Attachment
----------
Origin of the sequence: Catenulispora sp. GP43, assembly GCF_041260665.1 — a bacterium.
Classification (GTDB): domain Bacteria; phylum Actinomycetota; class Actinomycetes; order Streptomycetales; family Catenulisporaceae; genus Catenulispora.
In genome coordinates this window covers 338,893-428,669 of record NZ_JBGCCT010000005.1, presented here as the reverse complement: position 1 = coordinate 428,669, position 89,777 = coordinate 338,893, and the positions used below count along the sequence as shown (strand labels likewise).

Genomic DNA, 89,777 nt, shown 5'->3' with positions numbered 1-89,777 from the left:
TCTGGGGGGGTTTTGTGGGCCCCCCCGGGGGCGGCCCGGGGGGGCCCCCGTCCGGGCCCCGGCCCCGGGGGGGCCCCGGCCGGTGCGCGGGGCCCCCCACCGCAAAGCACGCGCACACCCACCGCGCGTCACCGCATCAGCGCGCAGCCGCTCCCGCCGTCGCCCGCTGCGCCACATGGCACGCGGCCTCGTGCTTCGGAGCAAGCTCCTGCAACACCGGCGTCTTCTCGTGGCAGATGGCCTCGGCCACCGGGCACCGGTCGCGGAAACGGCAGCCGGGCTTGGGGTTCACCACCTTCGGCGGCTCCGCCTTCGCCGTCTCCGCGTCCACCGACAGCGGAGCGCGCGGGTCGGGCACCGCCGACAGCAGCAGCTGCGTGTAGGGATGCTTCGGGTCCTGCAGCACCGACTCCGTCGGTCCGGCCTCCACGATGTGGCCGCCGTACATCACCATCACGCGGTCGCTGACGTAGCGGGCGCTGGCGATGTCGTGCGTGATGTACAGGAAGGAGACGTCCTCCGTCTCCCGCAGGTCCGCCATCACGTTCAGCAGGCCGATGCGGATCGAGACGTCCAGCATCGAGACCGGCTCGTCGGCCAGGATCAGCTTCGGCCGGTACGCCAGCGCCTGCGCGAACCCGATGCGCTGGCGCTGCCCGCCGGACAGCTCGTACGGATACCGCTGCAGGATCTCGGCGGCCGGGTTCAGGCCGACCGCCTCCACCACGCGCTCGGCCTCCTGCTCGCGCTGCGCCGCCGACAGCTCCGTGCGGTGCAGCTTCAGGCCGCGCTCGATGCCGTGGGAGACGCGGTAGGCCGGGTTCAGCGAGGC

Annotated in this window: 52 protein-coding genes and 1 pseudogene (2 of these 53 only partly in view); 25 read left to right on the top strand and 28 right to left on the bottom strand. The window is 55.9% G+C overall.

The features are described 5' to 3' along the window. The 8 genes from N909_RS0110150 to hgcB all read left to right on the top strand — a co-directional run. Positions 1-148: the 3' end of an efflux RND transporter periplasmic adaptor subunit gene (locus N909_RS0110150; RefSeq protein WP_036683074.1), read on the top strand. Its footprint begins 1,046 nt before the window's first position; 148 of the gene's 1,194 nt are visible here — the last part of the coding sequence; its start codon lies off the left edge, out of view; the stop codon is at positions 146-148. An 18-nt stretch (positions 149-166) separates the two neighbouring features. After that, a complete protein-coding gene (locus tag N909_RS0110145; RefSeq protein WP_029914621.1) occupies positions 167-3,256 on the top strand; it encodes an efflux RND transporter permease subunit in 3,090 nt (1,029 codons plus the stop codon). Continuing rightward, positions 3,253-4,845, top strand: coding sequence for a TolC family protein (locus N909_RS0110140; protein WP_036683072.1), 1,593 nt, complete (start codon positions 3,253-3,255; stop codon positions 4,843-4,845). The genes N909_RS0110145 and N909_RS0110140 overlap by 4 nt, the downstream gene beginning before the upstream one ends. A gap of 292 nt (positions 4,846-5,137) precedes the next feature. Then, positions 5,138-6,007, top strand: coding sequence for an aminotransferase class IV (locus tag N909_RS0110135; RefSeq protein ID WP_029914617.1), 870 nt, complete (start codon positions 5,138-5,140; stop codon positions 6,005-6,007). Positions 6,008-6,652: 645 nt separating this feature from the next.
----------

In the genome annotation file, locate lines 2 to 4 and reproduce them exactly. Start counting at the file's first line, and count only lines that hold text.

Classification (GTDB): domain Bacteria; phylum Actinomycetota; class Actinomycetes; order Streptomycetales; family Catenulisporaceae; genus Catenulispora.
In genome coordinates this window covers 338,893-428,669 of record NZ_JBGCCT010000005.1, presented here as the reverse complement: position 1 = coordinate 428,669, position 89,777 = coordinate 338,893, and the positions used below count along the sequence as shown (strand labels likewise).

Genomic DNA, 89,777 nt, shown 5'->3' with positions numbered 1-89,777 from the left: